6. Stop Complaining: Take a survey of the friends, family and people around you. Ask them how often you discuss your pain. You are very aware of how it feels to have pain. Without knowing it, you may be broadcasting your pain to those around you for attention and sympathy.  Keep in mind that it is quite often the case that people around you will treat you differently because they expect you to be in pain. Those expectations feed the pain cycle. Learn how to dismiss pain. Focus on what it likes to feel good, not on how bad it feels to be in pain. We talk to ourselves at more than 10,000 words per minute. So watch that self-talk – you might be your own worst enemy. Even when you are not 100%, next time someone says how are you? Reply, “Great!” Even if it is not entirely true, convince them you are doing better. When you do this, you send a strong message to your own subconscious mind.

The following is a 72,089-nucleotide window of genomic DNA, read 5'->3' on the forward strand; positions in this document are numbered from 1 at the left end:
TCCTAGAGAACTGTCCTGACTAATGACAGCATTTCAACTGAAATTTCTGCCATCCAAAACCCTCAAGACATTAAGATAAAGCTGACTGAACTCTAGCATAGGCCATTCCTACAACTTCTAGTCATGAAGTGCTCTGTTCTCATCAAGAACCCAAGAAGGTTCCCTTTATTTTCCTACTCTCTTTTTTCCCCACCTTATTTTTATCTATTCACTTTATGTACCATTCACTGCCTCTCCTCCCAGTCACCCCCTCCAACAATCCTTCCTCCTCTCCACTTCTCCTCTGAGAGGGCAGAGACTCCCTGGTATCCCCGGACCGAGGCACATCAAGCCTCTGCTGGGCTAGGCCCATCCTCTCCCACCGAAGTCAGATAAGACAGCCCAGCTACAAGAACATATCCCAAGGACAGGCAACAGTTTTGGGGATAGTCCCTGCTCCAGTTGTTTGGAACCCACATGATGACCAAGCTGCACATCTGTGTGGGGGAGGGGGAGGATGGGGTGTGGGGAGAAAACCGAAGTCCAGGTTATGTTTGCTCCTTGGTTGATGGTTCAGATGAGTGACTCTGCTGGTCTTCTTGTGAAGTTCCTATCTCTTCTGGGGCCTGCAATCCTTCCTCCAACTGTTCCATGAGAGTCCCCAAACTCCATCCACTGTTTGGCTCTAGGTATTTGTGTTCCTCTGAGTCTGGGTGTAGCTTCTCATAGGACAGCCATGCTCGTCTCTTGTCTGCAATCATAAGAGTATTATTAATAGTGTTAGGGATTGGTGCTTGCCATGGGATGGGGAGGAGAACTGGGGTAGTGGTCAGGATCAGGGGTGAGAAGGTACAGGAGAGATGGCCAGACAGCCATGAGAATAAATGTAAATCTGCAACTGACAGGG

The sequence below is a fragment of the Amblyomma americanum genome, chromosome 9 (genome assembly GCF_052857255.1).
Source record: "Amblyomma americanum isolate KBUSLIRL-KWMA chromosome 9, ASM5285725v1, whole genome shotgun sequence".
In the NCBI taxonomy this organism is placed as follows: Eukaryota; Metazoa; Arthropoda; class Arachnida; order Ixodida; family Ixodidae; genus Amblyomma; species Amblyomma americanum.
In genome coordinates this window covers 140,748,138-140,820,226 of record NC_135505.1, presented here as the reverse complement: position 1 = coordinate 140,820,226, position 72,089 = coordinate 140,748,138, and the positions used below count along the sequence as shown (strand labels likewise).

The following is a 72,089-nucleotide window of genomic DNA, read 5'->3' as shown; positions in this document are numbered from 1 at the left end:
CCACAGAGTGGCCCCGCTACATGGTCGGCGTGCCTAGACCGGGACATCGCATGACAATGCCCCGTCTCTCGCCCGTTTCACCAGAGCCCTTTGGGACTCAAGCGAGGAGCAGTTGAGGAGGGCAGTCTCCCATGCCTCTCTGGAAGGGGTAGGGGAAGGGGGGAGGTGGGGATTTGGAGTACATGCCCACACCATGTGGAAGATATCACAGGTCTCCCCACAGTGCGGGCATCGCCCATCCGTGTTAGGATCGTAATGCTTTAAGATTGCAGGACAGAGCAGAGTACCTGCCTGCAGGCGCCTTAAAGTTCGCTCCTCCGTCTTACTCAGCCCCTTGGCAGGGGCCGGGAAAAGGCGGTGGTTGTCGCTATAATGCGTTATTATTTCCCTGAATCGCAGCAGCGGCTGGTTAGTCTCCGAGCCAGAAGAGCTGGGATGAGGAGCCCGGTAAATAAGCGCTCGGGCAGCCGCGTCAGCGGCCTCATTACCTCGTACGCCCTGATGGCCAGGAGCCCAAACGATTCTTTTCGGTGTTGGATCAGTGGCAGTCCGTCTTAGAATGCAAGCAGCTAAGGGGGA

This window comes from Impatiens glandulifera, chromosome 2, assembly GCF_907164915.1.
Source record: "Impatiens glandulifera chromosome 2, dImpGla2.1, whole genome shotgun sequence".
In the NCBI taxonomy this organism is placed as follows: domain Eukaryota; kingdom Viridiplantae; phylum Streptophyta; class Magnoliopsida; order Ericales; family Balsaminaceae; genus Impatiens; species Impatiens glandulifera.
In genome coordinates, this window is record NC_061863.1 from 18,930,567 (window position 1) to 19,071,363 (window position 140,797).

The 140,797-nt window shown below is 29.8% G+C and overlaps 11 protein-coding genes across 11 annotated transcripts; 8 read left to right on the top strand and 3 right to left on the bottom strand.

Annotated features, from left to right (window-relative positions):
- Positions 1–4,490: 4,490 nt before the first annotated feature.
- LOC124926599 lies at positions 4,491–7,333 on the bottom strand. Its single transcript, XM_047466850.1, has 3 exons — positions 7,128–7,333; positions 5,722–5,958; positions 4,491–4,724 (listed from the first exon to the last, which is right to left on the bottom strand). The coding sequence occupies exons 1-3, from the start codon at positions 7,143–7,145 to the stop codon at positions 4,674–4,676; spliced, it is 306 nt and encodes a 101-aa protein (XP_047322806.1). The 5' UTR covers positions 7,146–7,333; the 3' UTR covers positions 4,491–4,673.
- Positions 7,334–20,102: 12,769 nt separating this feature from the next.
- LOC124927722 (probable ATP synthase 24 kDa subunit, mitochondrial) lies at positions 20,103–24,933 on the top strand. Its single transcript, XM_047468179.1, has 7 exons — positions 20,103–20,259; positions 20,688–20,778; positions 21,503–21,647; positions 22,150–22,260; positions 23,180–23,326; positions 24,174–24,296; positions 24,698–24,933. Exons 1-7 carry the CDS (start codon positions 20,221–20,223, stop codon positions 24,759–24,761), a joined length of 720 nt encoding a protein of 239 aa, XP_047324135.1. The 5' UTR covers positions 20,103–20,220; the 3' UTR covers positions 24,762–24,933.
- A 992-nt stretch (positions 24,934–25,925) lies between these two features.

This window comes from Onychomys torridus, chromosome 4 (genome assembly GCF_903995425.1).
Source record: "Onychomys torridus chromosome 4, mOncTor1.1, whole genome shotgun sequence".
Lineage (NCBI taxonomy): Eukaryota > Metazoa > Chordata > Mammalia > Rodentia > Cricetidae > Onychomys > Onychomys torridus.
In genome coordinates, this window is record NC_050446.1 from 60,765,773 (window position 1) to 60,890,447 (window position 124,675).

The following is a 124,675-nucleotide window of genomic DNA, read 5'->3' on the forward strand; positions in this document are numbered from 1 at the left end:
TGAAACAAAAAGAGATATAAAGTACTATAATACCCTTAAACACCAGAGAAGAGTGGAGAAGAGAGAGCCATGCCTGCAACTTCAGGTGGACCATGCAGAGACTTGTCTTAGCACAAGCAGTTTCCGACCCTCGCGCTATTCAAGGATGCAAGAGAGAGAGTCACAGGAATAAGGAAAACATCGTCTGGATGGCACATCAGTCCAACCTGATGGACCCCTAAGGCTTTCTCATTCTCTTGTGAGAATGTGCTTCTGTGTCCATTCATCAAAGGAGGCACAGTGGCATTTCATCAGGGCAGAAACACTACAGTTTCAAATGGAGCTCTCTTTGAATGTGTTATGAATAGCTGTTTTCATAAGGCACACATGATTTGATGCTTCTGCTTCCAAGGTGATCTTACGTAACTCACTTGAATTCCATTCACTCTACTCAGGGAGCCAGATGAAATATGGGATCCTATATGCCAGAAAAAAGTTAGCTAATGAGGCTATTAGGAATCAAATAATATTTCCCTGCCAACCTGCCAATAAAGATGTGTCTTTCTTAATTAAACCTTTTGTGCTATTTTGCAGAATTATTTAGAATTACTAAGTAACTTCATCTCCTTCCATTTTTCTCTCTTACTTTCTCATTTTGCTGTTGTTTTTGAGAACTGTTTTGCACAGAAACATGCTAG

7. Keep Your Focus: Keep the long view in mind. Start a campaign of mental    images in your mind that show you pain-free. Focus on being pain-free.    Remember times when you were without pain. Focus on them and picture    yourself like that again. Meditate, pray, visualize – anything that puts you into a relaxed state. Learn how to retrain your mind to focus on the positive, the pain-free state that you desire and need.